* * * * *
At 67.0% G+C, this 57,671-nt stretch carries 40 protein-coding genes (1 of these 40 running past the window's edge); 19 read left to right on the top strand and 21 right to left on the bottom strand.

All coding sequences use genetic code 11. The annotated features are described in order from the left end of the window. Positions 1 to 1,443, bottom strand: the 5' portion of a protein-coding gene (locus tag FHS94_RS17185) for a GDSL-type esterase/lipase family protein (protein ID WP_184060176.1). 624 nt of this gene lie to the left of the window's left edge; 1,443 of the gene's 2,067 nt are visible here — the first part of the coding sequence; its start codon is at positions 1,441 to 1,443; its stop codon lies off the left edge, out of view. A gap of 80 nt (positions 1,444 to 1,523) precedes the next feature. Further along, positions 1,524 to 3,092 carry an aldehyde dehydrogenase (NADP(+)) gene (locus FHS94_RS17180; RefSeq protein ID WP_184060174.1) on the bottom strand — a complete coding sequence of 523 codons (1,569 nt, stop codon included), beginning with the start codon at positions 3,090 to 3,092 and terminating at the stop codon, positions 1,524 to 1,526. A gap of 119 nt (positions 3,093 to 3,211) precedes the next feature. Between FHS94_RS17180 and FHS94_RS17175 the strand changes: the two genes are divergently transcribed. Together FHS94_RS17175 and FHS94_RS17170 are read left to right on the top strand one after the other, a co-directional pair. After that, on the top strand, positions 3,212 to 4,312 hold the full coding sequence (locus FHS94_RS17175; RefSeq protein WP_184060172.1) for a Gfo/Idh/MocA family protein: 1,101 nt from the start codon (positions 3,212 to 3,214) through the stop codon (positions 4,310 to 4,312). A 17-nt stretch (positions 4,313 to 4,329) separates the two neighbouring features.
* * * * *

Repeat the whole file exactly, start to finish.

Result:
At 67.0% G+C, this 57,671-nt stretch carries 40 protein-coding genes (1 of these 40 running past the window's edge); 19 read left to right on the top strand and 21 right to left on the bottom strand.

All coding sequences use genetic code 11. The annotated features are described in order from the left end of the window. Positions 1 to 1,443, bottom strand: the 5' portion of a protein-coding gene (locus tag FHS94_RS17185) for a GDSL-type esterase/lipase family protein (protein ID WP_184060176.1). 624 nt of this gene lie to the left of the window's left edge; 1,443 of the gene's 2,067 nt are visible here — the first part of the coding sequence; its start codon is at positions 1,441 to 1,443; its stop codon lies off the left edge, out of view. A gap of 80 nt (positions 1,444 to 1,523) precedes the next feature. Further along, positions 1,524 to 3,092 carry an aldehyde dehydrogenase (NADP(+)) gene (locus FHS94_RS17180; RefSeq protein ID WP_184060174.1) on the bottom strand — a complete coding sequence of 523 codons (1,569 nt, stop codon included), beginning with the start codon at positions 3,090 to 3,092 and terminating at the stop codon, positions 1,524 to 1,526. A gap of 119 nt (positions 3,093 to 3,211) precedes the next feature. Between FHS94_RS17180 and FHS94_RS17175 the strand changes: the two genes are divergently transcribed. Together FHS94_RS17175 and FHS94_RS17170 are read left to right on the top strand one after the other, a co-directional pair. After that, on the top strand, positions 3,212 to 4,312 hold the full coding sequence (locus FHS94_RS17175; RefSeq protein WP_184060172.1) for a Gfo/Idh/MocA family protein: 1,101 nt from the start codon (positions 3,212 to 3,214) through the stop codon (positions 4,310 to 4,312). A 17-nt stretch (positions 4,313 to 4,329) separates the two neighbouring features.